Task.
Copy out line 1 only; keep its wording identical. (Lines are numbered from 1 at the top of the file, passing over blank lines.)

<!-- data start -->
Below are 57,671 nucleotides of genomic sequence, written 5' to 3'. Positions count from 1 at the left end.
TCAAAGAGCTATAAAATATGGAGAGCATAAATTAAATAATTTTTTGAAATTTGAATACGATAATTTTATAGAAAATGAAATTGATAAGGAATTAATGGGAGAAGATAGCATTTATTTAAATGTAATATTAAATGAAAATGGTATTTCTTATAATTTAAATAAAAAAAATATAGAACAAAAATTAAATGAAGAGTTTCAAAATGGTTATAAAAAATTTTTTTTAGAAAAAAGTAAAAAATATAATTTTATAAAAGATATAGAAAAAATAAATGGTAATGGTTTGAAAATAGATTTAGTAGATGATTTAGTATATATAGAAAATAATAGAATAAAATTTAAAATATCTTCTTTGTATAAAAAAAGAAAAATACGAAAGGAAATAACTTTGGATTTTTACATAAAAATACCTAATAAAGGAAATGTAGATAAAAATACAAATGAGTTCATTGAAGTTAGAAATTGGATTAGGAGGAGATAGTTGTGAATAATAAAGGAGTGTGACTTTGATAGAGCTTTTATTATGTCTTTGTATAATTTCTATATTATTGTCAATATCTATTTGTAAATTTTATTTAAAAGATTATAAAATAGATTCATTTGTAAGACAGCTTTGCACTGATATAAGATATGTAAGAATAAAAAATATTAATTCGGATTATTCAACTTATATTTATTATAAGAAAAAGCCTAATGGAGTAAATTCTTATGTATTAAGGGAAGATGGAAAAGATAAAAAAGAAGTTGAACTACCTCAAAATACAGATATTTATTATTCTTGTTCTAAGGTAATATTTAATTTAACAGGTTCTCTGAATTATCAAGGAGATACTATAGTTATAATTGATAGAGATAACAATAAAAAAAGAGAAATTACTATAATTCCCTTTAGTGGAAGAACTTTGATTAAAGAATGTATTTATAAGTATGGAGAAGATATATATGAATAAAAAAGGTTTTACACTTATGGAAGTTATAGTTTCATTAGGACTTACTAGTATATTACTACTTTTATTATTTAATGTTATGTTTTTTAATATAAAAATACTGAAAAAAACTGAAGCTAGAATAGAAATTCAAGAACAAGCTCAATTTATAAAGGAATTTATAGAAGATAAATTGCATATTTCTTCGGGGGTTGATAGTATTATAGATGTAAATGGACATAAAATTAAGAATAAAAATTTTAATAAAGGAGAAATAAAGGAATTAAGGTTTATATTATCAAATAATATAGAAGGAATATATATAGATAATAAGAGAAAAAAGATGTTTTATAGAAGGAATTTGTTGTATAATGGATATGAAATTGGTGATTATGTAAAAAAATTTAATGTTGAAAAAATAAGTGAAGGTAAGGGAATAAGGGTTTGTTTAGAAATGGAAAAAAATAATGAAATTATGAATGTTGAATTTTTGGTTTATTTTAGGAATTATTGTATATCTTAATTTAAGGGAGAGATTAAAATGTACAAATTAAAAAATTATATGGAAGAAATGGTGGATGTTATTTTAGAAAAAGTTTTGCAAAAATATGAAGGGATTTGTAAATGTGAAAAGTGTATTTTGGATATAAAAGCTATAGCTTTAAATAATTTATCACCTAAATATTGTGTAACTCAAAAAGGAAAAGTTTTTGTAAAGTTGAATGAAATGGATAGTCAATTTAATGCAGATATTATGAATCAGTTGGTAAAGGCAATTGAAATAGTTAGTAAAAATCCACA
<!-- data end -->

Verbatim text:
Below are 57,671 nucleotides of genomic sequence, written 5' to 3'. Positions count from 1 at the left end.